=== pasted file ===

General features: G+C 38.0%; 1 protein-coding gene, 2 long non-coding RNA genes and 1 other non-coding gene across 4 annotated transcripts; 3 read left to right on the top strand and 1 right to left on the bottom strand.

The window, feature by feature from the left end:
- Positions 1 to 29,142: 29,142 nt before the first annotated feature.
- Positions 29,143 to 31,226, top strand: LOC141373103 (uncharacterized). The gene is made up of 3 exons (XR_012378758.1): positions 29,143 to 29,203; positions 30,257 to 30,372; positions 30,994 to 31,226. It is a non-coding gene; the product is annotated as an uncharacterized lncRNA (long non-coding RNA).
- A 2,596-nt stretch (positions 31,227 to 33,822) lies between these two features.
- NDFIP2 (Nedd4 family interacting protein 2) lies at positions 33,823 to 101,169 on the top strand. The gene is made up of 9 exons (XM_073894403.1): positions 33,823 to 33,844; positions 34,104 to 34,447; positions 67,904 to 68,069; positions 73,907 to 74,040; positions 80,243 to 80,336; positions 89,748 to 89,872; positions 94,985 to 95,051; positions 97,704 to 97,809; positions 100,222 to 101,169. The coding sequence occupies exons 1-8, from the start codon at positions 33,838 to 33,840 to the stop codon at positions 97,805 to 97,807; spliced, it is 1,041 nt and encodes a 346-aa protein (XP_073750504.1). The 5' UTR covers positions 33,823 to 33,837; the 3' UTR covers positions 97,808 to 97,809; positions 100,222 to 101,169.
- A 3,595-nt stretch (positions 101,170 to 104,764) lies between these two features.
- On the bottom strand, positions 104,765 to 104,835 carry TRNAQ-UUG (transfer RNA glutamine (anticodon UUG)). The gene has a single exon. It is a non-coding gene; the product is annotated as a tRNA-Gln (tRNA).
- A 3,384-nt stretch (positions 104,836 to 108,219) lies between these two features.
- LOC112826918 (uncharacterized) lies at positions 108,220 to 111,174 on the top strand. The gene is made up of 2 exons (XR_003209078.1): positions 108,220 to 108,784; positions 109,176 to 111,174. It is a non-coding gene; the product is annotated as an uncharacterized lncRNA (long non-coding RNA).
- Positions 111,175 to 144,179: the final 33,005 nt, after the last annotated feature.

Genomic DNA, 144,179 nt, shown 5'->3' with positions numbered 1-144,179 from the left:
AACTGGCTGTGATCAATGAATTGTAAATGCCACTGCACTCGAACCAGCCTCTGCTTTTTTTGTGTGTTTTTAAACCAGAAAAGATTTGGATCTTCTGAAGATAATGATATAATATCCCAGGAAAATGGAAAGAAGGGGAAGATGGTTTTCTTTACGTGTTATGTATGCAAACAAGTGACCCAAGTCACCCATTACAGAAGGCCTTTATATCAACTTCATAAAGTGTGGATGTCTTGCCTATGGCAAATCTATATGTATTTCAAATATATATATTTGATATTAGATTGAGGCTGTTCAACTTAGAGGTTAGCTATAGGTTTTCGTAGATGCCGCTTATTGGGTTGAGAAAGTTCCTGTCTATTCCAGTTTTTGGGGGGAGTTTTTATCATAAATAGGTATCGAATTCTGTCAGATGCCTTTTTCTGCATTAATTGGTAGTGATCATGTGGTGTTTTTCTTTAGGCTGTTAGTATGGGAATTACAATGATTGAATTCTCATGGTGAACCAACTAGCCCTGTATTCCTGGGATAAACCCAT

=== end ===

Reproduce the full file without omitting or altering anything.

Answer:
General features: G+C 38.0%; 1 protein-coding gene, 2 long non-coding RNA genes and 1 other non-coding gene across 4 annotated transcripts; 3 read left to right on the top strand and 1 right to left on the bottom strand.

The window, feature by feature from the left end:
- Positions 1 to 29,142: 29,142 nt before the first annotated feature.
- Positions 29,143 to 31,226, top strand: LOC141373103 (uncharacterized). The gene is made up of 3 exons (XR_012378758.1): positions 29,143 to 29,203; positions 30,257 to 30,372; positions 30,994 to 31,226. It is a non-coding gene; the product is annotated as an uncharacterized lncRNA (long non-coding RNA).
- A 2,596-nt stretch (positions 31,227 to 33,822) lies between these two features.
- NDFIP2 (Nedd4 family interacting protein 2) lies at positions 33,823 to 101,169 on the top strand. The gene is made up of 9 exons (XM_073894403.1): positions 33,823 to 33,844; positions 34,104 to 34,447; positions 67,904 to 68,069; positions 73,907 to 74,040; positions 80,243 to 80,336; positions 89,748 to 89,872; positions 94,985 to 95,051; positions 97,704 to 97,809; positions 100,222 to 101,169. The coding sequence occupies exons 1-8, from the start codon at positions 33,838 to 33,840 to the stop codon at positions 97,805 to 97,807; spliced, it is 1,041 nt and encodes a 346-aa protein (XP_073750504.1). The 5' UTR covers positions 33,823 to 33,837; the 3' UTR covers positions 97,808 to 97,809; positions 100,222 to 101,169.
- A 3,595-nt stretch (positions 101,170 to 104,764) lies between these two features.
- On the bottom strand, positions 104,765 to 104,835 carry TRNAQ-UUG (transfer RNA glutamine (anticodon UUG)). The gene has a single exon. It is a non-coding gene; the product is annotated as a tRNA-Gln (tRNA).
- A 3,384-nt stretch (positions 104,836 to 108,219) lies between these two features.
- LOC112826918 (uncharacterized) lies at positions 108,220 to 111,174 on the top strand. The gene is made up of 2 exons (XR_003209078.1): positions 108,220 to 108,784; positions 109,176 to 111,174. It is a non-coding gene; the product is annotated as an uncharacterized lncRNA (long non-coding RNA).
- Positions 111,175 to 144,179: the final 33,005 nt, after the last annotated feature.

Genomic DNA, 144,179 nt, shown 5'->3' with positions numbered 1-144,179 from the left:
AACTGGCTGTGATCAATGAATTGTAAATGCCACTGCACTCGAACCAGCCTCTGCTTTTTTTGTGTGTTTTTAAACCAGAAAAGATTTGGATCTTCTGAAGATAATGATATAATATCCCAGGAAAATGGAAAGAAGGGGAAGATGGTTTTCTTTACGTGTTATGTATGCAAACAAGTGACCCAAGTCACCCATTACAGAAGGCCTTTATATCAACTTCATAAAGTGTGGATGTCTTGCCTATGGCAAATCTATATGTATTTCAAATATATATATTTGATATTAGATTGAGGCTGTTCAACTTAGAGGTTAGCTATAGGTTTTCGTAGATGCCGCTTATTGGGTTGAGAAAGTTCCTGTCTATTCCAGTTTTTGGGGGGAGTTTTTATCATAAATAGGTATCGAATTCTGTCAGATGCCTTTTTCTGCATTAATTGGTAGTGATCATGTGGTGTTTTTCTTTAGGCTGTTAGTATGGGAATTACAATGATTGAATTCTCATGGTGAACCAACTAGCCCTGTATTCCTGGGATAAACCCAT